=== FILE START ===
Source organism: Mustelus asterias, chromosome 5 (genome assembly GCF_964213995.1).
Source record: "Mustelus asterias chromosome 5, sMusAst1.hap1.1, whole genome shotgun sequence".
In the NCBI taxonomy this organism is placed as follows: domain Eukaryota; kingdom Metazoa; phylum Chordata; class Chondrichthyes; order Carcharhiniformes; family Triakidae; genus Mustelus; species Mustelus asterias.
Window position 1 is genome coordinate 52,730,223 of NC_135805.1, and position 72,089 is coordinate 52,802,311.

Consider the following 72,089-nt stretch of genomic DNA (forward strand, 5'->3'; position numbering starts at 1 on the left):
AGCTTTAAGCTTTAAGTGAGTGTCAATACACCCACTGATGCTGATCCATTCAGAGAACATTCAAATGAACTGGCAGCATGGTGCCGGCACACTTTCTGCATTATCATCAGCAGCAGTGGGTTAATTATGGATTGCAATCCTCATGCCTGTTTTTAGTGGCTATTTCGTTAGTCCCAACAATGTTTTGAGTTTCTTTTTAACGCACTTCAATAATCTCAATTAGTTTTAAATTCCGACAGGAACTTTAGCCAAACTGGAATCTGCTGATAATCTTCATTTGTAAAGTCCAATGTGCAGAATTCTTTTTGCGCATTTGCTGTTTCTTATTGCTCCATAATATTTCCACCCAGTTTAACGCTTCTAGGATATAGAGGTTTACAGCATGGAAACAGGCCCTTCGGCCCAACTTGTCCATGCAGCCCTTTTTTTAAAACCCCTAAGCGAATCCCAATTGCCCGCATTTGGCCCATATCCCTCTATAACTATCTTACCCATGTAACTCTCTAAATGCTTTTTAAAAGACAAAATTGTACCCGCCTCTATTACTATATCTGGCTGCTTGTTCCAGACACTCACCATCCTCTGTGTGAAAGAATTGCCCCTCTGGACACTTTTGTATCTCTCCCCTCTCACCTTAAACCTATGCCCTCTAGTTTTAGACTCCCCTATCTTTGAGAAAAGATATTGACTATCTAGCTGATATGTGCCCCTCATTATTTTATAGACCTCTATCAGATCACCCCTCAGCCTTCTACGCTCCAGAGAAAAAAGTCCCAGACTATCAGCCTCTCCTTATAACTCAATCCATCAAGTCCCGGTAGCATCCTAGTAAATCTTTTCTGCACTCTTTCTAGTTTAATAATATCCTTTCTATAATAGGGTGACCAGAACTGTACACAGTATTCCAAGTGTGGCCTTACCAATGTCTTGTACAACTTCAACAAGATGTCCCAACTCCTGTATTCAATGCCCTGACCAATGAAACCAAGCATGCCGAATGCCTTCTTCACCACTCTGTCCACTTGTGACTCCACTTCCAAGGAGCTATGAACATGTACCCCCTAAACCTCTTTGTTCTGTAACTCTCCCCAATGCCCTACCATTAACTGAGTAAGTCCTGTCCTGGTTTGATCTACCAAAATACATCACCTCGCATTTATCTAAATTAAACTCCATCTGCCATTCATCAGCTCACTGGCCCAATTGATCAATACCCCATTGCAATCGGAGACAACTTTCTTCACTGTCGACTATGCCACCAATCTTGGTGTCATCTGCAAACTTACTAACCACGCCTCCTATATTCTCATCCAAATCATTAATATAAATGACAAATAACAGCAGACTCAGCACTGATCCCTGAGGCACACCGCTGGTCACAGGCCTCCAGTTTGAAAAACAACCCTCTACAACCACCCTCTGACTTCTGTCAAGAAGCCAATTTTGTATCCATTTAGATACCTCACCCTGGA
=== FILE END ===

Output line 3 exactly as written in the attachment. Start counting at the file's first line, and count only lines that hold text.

In the NCBI taxonomy this organism is placed as follows: domain Eukaryota; kingdom Metazoa; phylum Chordata; class Chondrichthyes; order Carcharhiniformes; family Triakidae; genus Mustelus; species Mustelus asterias.